N.T. Wright: The New Testament Is Clear on Female Preachers

N.T. Wright: The New Testament Is Clear on Female Preachers June 22, 2020

A while back on Church Leaders, N.T. Wright was interviewed on what he thinks about women preachers. Here’s what he said:

“The usual idea that women were kept down in the ancient world and it’s only recently that feminism has brought them back up is quite wrong,” Wright argues. The theologian, who recently published a book called The New Testament in Its World, said women who had some authority in the church and society were not anathema in the ancient world. “There were lots of independent women in Paul’s world and that was something Paul worked with.”

In John 20, when Jesus is raised from the dead, the first person he meets is Mary Magdalene. “He does not say, Mary, I’ve got some really important news–I want you to go get Peter because I need to tell him so that he can then go and tell everybody else,” Wright explains. Instead, “he says, ‘Mary, go and tell my brothers–those men who are hiding at home because they’re scared–go and tell them I am ascending to my father and your father….’” The news that the crucified Jesus has been raised from the dead and is now Lord of the world is “the foundation of all Christian ministry,” Wright says, arguing for the passage’s significance to Christian thought and belief. Speaking to ChurchLeaders podcast host Jason Daye, Wright says that when Jesus gives this news to Mary instead of one of his male disciples, it is “almost as huge a revolution as the resurrection itself.”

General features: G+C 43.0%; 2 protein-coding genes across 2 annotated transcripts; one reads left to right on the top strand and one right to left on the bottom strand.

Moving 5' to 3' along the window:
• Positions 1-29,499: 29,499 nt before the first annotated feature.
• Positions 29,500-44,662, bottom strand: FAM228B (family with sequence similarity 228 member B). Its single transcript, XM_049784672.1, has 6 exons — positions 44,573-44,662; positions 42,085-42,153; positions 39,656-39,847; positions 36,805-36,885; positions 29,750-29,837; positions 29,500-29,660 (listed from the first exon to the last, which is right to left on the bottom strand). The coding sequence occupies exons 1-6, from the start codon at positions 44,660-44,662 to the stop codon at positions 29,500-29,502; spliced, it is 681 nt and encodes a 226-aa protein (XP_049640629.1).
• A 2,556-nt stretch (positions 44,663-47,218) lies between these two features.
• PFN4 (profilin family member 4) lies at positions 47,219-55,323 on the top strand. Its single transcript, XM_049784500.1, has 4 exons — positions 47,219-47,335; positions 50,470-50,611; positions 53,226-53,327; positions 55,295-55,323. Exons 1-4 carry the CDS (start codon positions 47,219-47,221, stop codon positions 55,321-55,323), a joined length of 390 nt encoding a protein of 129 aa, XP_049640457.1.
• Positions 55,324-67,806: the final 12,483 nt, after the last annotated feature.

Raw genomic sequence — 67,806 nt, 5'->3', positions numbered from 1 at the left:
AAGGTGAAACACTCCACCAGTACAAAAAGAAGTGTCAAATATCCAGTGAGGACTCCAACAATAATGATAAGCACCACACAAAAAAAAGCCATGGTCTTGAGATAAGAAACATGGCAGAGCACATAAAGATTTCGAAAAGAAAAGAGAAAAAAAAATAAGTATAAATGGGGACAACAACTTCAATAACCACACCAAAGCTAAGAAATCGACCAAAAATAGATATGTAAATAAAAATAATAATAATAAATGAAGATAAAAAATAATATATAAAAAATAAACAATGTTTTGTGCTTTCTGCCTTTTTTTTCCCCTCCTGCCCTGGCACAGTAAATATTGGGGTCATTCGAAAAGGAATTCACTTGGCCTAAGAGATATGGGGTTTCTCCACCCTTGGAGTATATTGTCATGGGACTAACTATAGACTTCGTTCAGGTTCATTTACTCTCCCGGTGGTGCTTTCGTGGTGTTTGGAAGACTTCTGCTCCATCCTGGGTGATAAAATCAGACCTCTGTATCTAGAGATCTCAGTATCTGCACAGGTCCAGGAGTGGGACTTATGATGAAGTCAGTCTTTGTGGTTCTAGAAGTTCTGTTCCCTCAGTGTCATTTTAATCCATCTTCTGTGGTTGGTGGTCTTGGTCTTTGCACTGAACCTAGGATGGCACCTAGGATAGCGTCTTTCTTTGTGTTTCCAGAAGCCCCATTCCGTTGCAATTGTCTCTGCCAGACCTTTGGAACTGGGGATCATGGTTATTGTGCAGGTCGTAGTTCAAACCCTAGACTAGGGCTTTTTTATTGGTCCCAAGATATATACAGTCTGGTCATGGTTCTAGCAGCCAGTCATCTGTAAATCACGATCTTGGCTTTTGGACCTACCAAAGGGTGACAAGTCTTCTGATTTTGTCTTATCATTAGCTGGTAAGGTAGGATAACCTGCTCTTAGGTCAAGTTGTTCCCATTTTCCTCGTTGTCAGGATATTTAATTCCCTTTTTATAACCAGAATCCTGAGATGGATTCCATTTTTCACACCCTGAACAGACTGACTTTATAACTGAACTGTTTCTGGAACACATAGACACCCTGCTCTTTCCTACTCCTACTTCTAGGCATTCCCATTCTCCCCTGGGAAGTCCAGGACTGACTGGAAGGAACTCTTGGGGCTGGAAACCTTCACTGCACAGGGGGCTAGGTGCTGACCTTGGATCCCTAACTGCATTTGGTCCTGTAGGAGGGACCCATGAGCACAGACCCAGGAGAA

The other example Wright leans on to answer the question of whether or not women should be allowed to preach is in Romans 16. Wright says the letter to the Romans is “probably the most important letter ever written.” The fact that Paul entrusted this most important letter to Phoebe, who was a deacon in the church in Corinth, is very significant when considering the context of the time period and culture. “In the ancient world, the person who delivers the letter is the person who will read it out.” Phoebe was “presumably an independent business woman” who was traveling to Rome for business, Wright explains. Additionally, there is a high possibility that Phoebe also explained Paul’s meaning when people had questions about the letter. In fact, it is “highly likely the first ever exposition of Paul’s letter to the Romans was done by a Christian business woman from the eastern port of Corinth,” Wright said. “Paul could easily have chosen some man to do that job,” he explained. Instead, he deliberately chose Phoebe.
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